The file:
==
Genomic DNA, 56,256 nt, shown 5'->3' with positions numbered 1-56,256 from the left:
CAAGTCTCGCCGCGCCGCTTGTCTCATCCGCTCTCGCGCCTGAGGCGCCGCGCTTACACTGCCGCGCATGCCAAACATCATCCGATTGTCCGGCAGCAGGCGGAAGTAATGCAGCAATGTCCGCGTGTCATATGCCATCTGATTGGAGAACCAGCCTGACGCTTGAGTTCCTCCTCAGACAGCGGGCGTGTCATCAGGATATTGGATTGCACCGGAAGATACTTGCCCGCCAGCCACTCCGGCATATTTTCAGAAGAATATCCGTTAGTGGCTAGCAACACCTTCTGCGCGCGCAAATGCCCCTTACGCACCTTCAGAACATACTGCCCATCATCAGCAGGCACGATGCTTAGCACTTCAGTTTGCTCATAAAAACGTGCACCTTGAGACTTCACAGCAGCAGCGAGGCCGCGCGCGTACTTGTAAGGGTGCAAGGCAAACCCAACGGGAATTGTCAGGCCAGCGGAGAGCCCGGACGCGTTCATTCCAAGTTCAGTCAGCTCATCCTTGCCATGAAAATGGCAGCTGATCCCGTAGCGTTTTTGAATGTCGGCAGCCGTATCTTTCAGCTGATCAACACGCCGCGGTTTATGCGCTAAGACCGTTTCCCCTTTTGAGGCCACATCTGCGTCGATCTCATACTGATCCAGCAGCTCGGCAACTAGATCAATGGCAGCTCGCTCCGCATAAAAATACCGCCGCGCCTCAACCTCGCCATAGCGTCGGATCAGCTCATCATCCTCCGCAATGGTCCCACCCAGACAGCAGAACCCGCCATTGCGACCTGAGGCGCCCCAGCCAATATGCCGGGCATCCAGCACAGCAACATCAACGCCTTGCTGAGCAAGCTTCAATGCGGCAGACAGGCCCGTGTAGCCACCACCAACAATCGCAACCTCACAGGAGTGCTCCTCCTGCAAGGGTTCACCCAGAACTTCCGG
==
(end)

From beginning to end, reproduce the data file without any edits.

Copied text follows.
Genomic DNA, 56,256 nt, shown 5'->3' with positions numbered 1-56,256 from the left:
CAAGTCTCGCCGCGCCGCTTGTCTCATCCGCTCTCGCGCCTGAGGCGCCGCGCTTACACTGCCGCGCATGCCAAACATCATCCGATTGTCCGGCAGCAGGCGGAAGTAATGCAGCAATGTCCGCGTGTCATATGCCATCTGATTGGAGAACCAGCCTGACGCTTGAGTTCCTCCTCAGACAGCGGGCGTGTCATCAGGATATTGGATTGCACCGGAAGATACTTGCCCGCCAGCCACTCCGGCATATTTTCAGAAGAATATCCGTTAGTGGCTAGCAACACCTTCTGCGCGCGCAAATGCCCCTTACGCACCTTCAGAACATACTGCCCATCATCAGCAGGCACGATGCTTAGCACTTCAGTTTGCTCATAAAAACGTGCACCTTGAGACTTCACAGCAGCAGCGAGGCCGCGCGCGTACTTGTAAGGGTGCAAGGCAAACCCAACGGGAATTGTCAGGCCAGCGGAGAGCCCGGACGCGTTCATTCCAAGTTCAGTCAGCTCATCCTTGCCATGAAAATGGCAGCTGATCCCGTAGCGTTTTTGAATGTCGGCAGCCGTATCTTTCAGCTGATCAACACGCCGCGGTTTATGCGCTAAGACCGTTTCCCCTTTTGAGGCCACATCTGCGTCGATCTCATACTGATCCAGCAGCTCGGCAACTAGATCAATGGCAGCTCGCTCCGCATAAAAATACCGCCGCGCCTCAACCTCGCCATAGCGTCGGATCAGCTCATCATCCTCCGCAATGGTCCCACCCAGACAGCAGAACCCGCCATTGCGACCTGAGGCGCCCCAGCCAATATGCCGGGCATCCAGCACAGCAACATCAACGCCTTGCTGAGCAAGCTTCAATGCGGCAGACAGGCCCGTGTAGCCACCACCAACAATCGCAACCTCACAGGAGTGCTCCTCCTGCAAGGGTTCACCCAGAACTTCCGG